cars-300x156News outlets have recently reported  the death of an eighties icon, the “Cars” lead singer Rick Ocasek.  When he passed away, he was in the process of divorcing his wife of several decades who was “…dancing ‘neath the starry sky…”.  The Will filed for his estate  stated that although his divorce may not be final at his death, his wife is to be denied her elective share because she abandoned him.  This post will discuss the legal concepts involved in such an estate structure and whether Ocasek’s wishes are likely to be implemented.

We  have previously evaluated marital rights in a New York estates.  If a person dies without a Will, an estate administration would be conducted and the intestacy statute dictates the persons who will inherit.  In the case when a spouse and children survive, the surviving spouse would receive Fifty Thousand Dollars and one-half of the balance of the estate.  When there is a Will, a probate proceeding will be necessary.  New York’s elective share statute provides in effect that a spouse cannot be disinherited.  Even if the Will does not provide for the spouse to inherit, the surviving spouse can take her elective share, which is one-third of the value of the estate in most cases.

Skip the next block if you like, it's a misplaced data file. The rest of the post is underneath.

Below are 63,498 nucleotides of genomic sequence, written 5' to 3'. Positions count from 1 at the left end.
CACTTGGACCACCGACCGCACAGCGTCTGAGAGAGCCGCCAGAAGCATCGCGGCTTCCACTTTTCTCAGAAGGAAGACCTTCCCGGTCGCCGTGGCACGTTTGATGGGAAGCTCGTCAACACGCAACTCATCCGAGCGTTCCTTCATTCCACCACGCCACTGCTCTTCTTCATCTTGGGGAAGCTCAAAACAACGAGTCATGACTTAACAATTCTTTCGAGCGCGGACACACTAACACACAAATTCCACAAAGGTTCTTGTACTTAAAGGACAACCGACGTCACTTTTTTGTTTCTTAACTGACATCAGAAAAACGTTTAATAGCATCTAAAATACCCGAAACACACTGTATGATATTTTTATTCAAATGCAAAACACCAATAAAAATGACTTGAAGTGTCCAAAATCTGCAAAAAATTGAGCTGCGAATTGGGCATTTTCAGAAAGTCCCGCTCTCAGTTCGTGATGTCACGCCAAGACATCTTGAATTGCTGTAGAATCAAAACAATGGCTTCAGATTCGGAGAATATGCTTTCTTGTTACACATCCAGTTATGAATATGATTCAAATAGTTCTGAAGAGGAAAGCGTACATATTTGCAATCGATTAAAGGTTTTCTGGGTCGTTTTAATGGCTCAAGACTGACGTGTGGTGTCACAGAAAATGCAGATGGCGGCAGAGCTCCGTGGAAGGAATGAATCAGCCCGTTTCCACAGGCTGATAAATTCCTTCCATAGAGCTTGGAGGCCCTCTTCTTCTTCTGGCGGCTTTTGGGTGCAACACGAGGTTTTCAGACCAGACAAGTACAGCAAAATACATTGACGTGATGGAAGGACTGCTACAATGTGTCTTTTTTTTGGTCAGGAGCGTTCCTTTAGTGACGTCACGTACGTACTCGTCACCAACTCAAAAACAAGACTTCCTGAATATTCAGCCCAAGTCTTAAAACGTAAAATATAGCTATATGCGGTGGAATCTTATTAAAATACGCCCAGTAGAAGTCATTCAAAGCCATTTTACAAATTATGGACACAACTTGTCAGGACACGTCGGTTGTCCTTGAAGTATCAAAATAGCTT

It is necessary to consult with skilled estate practitioners  when experiencing significant life events such as divorce.  As the “…good times…” may no longer “…roll…”, one’s documents should be reflective of current relationships.  Perhaps Ocasek told his estranged wife that “…you can’t go on thinking nothing’s wrong, who’s going to drive you home tonight?”  Further, it may be helpful in the case of a famous person who may not wish for his Will to be available for viewing by the general public to create a Trust.